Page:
There is no doubt that the closest and most exciting race in the NBA is taking place in the East and, with a little luck, the Boston Celtics just might pull it off. One man who has paced them, led them and almost become ageless and immortal is John Havlicek, a survivor of the Red Auerbach era.
But even if the Celtics get past New York in the East, they have a bigger and better obstacle to overcome in the West. The fact is, the Los Angeles Lakers have blown apart the Western Division (without the services of one of the best rebounders in the league, Happy Hairston) because the others couldn't keep the pace. It looks as though the Celtics and the Lakers will be meeting for the crown this year. You can bet the incomparable Mr. Clutch, Jerry West, will be looking for Mr. Havlicek and the Celtics. And don't be surprised if Bill Sharman has a huge cigar to light up when Boston comes to town. After all, the Lakers are the best in the West—and probably the East.
LEE E. FRANCIS
In general, Peter Carry's article on the Knicks was excellent. But I must disagree with the statement that New York won because Boston was unable to control Walt Frazier. Dave DeBusschere was a major factor. His inside and outside shooting, rebounding and rugged defense were exceptional even for him. Willis Reed is rapidly-regaining his full effectiveness. Although Frazier is indeed an extremely talented player, he was not the sole reason for the Knick victories.
REBIRTH OF A SPECIES
It is heartening to learn of the success of the Arabian oryx in its new Arizona habitat (Oryx from Unicorns Grow, Feb. 5). One may only hope that man will become wiser in his dealings with such species. Perhaps it is time that we recognize the true meaning of the word sport. The case of the slaughtering of the oryx with tommy guns does not reflect the values of the vast majority of hunters. Such indiscriminate, senseless killing remains a shameful crime against not only the animal but against man himself.
Thank you for telling us the story of the oryx. Perhaps if we continue to use the neglected tool of international cooperation, such injustices in the name of sport may be avoided in the future.
WILLIAM R. KSZYSTYNIAK
MORE THAN YANKEE DOODLING
The World Hockey Association was delighted to see SI's Feb. 5 story The Yanks Are Coming. It is no small source of pride that our league is leading the way in the current infusion of fine U.S. players in professional hockey. Mike Antonovich, Mike Curran, Bobby Sheehan and Larry Pleau are the forerunners of what we feel will be an increasing wave of U.S. competitors in both leagues. This is one of the most gratifying results that can come to a new professional sports league and was one of our original goals in expanding the horizons and appeal of the game.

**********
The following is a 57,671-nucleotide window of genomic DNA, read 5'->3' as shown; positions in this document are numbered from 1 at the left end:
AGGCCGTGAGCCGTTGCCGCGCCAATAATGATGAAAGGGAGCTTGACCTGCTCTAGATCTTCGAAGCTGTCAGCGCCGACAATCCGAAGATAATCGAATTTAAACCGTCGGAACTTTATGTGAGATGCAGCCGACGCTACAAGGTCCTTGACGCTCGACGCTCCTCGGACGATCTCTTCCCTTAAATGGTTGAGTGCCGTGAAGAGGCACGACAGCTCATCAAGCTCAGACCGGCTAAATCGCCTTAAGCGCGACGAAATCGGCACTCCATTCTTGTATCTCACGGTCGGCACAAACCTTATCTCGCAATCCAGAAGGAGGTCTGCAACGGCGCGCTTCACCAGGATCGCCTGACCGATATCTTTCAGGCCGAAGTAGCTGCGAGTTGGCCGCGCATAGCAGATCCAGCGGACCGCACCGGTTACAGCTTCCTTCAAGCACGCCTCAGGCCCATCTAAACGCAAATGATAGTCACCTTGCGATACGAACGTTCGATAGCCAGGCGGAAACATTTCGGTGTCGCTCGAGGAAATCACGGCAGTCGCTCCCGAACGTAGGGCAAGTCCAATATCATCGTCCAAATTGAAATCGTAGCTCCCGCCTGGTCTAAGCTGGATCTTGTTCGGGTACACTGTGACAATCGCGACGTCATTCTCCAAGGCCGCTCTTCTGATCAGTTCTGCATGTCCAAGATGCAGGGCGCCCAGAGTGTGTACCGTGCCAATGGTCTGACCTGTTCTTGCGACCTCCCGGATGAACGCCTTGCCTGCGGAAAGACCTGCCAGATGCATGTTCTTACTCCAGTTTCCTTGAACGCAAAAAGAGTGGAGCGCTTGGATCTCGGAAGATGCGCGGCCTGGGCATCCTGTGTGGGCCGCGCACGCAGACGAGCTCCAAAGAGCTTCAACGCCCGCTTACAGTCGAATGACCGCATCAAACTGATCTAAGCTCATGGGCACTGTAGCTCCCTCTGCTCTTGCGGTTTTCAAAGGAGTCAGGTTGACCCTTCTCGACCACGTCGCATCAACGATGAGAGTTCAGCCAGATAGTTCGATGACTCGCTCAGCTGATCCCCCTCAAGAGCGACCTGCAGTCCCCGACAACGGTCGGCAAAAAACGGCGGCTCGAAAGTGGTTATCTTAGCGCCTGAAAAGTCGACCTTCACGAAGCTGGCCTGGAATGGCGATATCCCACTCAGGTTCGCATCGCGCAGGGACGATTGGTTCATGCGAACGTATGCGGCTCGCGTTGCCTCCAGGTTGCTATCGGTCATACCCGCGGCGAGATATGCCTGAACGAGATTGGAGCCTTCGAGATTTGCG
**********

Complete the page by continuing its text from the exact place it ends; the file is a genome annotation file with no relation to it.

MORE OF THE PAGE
GARY L. DAVIDSON
World Hockey Association
Santa Ana, Calif.
William Leggett's article (Now Half the Nines Are Tens, Jan. 22) on the designated-pinch-hitter rule was a gas! His clever but incisive look at the situation delves into just a few of the many wild situations that designated pinch hitters will bring to staid old baseball.
Like many people, I have mixed emotions on the DPH, but there's this gnawing feeling in the pit of my stomach about going to Busch Memorial Stadium in St. Louis this summer to watch guys like Al Santorini go 0 for 4 while across the state in Royals Stadium John Mayberry is rapping two or three homers for Dick Drago, who is throwing a two-hit shutout.
My reaction to baseball's designated pinch hitter may be hasty and emotional, but I believe that the American League executives have erred badly. They have damaged the game's charm and drama to gain a few runs to mollify critics who are incapable of appreciating the factors that set baseball apart from other sports.
William Leggett's article neglected to mention the fact that the new rule will mean the loss of many exciting and interesting situations: the ninth-inning pinch hitter trying to win the game or, better yet, break up a no-hit game; the pitcher breezing along with a shutout who loses his stuff after a long stint on the base paths. Will the manager lift his ace, trailing by one run, or let him bat for himself?